This is a flash fiction piece that I originally wanted to work into a series of flash fiction stories that were interconnected. 




By Ronald Cypress

Pauline had taken off again and had been gone for a few hours when I sat down on the couch and happened to catch A Place in the Sun on television. I was supposed to be finishing up with the laundry instead of watching TV and lounging around. I had put one load in the wash and just left it there, assuming that Pauline would get to it once she came back. She had left that morning after we got into an argument about finances. The details are too boring to go over. It was a stupid fight but probably typical for married couples. That was what we had become, a typical married couple.

We had been married for three years. Pauline had started going off shortly after the third anniversary. She never told me where she was going, but I always assumed that she headed to her best friend’s house. It was either there or her aunt’s house. I never went out looking for her. If Pauline wanted to run away from home like a little girl, I wasn’t going to chase after her. I didn’t even ask about where she had gone to after she came back home.

It was easy to relax when Pauline was away. The day I turned on A Place in the Sun was a beautiful, spring day. Before sitting down in the living room to watch TV, I had sat on the porch for about an hour, watching cars go by and thinking about things I would have to do that summer. We needed a new lawnmower. I was supposed to make sure momma got a new AC unit. Jesse, my little brother, was going to be leaving rehab pretty soon, and I was supposed to keep an eye on him. I was going to be pretty busy that summer.

I eventually went inside and turned on the TV. I had to flip through a few channels before coming to A Place in the Sun. It was close to the part where Montgomery Clift’s character is meeting Elizabeth Taylor’s character for the first time. I didn’t intend to actually get caught up in watching the film since I had already seen it several times. I just wanted to see some of it. The film is a classic, but what really drew me in was Monty Clift. He’s one of my favorite actors, though I’ve only seen three of his films, A Place in the Sun, From Here to Eternity, and Red River. All of them are classics.

Without a doubt, Montgomery Clift is one of the greatest movie stars ever. And while I’m as straight as the road to hell, I feel no shame in admitting that Clift was one beautiful man. But anyone who knows about Clift knows what happened to that beauty. His perfect face got smashed up in a car accident. After that there was no more beautiful Montgomery Clift but just a tragic person.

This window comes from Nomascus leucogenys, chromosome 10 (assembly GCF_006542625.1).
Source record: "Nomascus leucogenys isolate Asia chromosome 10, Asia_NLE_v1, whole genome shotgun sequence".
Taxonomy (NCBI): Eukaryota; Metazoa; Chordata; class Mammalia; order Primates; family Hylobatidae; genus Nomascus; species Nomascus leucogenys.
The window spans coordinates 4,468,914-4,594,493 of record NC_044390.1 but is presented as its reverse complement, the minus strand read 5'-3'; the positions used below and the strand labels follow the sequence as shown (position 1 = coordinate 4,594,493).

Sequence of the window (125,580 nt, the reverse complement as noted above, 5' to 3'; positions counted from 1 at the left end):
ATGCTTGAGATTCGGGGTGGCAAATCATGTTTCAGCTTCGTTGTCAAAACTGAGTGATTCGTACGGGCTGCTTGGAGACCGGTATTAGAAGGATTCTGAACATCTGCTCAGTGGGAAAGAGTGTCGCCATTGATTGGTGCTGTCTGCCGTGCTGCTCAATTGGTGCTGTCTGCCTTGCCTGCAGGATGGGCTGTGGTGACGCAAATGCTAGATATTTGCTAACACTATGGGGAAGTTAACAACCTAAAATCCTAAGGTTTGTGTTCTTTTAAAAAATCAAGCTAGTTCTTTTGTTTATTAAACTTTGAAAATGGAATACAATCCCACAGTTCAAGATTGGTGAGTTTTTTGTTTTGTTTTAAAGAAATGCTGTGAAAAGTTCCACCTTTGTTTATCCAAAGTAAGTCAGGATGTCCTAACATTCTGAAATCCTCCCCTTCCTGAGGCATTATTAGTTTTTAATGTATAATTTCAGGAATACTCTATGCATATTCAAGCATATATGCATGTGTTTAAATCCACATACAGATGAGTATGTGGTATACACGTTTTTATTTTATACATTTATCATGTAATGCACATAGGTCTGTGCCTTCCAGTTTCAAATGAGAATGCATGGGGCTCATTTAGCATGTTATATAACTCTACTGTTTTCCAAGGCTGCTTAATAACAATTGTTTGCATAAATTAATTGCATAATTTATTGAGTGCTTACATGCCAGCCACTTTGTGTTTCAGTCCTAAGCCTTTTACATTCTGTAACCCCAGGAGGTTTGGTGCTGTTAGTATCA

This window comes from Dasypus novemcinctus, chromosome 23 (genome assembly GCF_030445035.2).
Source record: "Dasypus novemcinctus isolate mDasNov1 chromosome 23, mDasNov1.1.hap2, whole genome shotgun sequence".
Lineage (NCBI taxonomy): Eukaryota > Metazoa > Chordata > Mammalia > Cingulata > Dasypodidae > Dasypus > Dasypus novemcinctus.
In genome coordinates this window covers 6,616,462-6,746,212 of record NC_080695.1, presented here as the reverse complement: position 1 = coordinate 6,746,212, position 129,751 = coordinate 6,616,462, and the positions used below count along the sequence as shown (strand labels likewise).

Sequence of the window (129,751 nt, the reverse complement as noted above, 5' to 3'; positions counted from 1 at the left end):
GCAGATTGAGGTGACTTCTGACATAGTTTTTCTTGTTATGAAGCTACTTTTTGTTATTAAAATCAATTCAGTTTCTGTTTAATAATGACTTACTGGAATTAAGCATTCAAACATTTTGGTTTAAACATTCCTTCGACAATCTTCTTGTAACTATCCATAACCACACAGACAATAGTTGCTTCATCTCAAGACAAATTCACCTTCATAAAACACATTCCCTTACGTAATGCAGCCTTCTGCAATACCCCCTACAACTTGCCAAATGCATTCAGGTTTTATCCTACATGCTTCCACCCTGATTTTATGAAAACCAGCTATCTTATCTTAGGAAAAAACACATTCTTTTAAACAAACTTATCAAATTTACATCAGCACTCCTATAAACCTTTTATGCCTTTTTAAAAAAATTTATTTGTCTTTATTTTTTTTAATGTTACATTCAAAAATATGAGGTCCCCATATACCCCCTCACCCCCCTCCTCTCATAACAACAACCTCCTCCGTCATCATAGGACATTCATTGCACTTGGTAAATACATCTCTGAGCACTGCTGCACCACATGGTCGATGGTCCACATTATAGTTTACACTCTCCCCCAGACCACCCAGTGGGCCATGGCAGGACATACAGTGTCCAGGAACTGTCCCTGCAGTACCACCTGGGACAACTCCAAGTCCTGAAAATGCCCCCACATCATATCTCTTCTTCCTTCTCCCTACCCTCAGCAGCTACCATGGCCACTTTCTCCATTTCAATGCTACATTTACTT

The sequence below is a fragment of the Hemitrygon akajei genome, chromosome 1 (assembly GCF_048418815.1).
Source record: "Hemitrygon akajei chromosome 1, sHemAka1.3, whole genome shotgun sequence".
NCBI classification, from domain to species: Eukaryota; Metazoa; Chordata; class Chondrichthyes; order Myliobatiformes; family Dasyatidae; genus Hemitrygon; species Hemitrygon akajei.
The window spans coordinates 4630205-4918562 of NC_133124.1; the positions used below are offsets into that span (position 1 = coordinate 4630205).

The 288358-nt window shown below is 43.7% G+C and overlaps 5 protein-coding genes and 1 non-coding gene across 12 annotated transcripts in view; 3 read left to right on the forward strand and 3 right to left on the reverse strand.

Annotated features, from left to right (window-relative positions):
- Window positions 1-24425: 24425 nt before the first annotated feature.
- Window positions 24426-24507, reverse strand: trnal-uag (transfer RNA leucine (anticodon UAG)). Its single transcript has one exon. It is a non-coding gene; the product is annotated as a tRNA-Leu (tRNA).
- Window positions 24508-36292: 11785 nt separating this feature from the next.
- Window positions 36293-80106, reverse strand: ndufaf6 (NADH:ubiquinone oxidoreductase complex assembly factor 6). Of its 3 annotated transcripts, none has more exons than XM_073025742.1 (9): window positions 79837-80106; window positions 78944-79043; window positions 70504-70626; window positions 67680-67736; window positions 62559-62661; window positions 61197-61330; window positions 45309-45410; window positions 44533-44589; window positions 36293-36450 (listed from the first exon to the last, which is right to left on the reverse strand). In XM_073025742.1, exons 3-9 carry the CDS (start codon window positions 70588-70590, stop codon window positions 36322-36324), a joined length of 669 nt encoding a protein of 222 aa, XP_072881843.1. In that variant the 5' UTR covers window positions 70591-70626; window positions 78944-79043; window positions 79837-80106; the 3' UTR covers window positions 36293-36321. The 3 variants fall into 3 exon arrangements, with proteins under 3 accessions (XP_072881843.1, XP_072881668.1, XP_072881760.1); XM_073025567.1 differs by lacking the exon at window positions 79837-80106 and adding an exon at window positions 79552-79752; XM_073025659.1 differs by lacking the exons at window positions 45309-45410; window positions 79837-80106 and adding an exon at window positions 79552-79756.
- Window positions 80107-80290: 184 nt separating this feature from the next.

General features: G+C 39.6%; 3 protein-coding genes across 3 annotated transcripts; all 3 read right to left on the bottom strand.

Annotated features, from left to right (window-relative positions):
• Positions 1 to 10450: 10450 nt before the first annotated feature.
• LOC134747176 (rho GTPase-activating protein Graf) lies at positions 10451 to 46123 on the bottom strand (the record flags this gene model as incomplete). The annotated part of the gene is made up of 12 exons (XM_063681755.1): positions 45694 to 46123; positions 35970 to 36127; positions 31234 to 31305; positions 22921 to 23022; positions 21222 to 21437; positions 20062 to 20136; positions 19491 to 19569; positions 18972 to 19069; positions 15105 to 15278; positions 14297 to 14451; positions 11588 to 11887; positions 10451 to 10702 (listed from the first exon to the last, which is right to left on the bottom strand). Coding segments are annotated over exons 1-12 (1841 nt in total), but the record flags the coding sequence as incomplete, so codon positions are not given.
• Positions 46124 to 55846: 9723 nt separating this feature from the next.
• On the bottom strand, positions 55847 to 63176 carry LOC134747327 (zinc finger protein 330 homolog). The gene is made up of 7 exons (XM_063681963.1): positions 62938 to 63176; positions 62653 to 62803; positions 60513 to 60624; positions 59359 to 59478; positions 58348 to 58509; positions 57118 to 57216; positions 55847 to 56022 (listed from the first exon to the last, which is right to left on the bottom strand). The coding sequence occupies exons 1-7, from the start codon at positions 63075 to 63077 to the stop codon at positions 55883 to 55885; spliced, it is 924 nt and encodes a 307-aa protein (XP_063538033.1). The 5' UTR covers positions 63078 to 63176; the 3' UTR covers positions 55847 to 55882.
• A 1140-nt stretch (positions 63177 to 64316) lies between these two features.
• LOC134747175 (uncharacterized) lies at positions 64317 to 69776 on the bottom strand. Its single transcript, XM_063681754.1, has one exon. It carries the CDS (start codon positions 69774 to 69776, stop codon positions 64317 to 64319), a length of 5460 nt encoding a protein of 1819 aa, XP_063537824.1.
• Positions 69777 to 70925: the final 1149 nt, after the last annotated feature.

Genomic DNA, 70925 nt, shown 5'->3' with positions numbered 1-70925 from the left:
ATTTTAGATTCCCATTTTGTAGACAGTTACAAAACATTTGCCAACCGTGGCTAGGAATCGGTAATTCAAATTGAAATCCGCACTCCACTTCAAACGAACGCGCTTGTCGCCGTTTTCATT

Still, what excellent screen presence he had when he was in his prime. I always feel bad when watching his hapless character in A Place in the Sun get caught up in a love triangle that turns fatal for a few people. His character in From Here to Eternity was kind of the same, another victim of circumstances. I guess the real Clift ended up being like them. Man, it had to suck to have those looks and to lose them in one night. While I was watching him in A Place in the Sun, I thought about how that man captured on film had no idea of what was coming to him. That beauty wasn’t going to last much longer.

I ended up almost watching the rest of A Place in the Sun but got up from the couch and walked away just before Clift’s character was taken to his fate. Back out on the porch, I looked around and wondered about Pauline. I had expected her to be back by then. The fight hadn’t been that bad. I had called her a few names, and she had done the same to me. It was all foolishness.

Momma had warned me that we were too young to get married, but I disagreed. We were both twenty-two. I had known people who had married while still in their teens. Momma said we weren’t ready. I had considered listening to her but didn’t want to wait. Pauline and I had something too special to delay.

I sat on the porch for about an hour and then went back inside. There were some chores that I could have done to pass the time, but instead of doing them I drank a beer and took a short nap. I figured that Pauline would be back by the time I woke up. She wasn’t. By then I was too hungry to really care.

There was a new restaurant that had recently opened. Destiny’s Diner had been in business for about a month. I had driven by it a few times but never went inside. The place looked pretty nice from the outside. I really liked the big neon sign with the name in blue and red, though I didn’t care much for the name. I knew that it was named after the owner, Destiny something—I don’t know her last name—and that it was becoming popular in our town. Destiny was supposed to be a somewhat eccentric woman, and supposedly her diner was very welcoming to every type of character that was out there.

I thought Pauline and I would go there together, but I was on my own when I went in for the first time. The place actually looked to be bigger inside than it did from the outside. Don’t ask me how that’s possible. There were a bunch of people there, but it didn’t feel too crowded. I had to wait for about ten minutes before I could take a seat at the counter. While I was waiting, I noticed that the walls were covered with pictures of celebrities. Most of the pictures were black and white, and most of the celebrities that I recognized were dead. Hanging up high on the wall that was behind me was a picture of Montgomery Clift. I was pleased to see it there. It was a headshot from Clift’s early years in Hollywood. There, in the center of the black and white photo, was a stunning face that belonged to man who had no idea of just how fragile he was and what was going to happen to that beauty.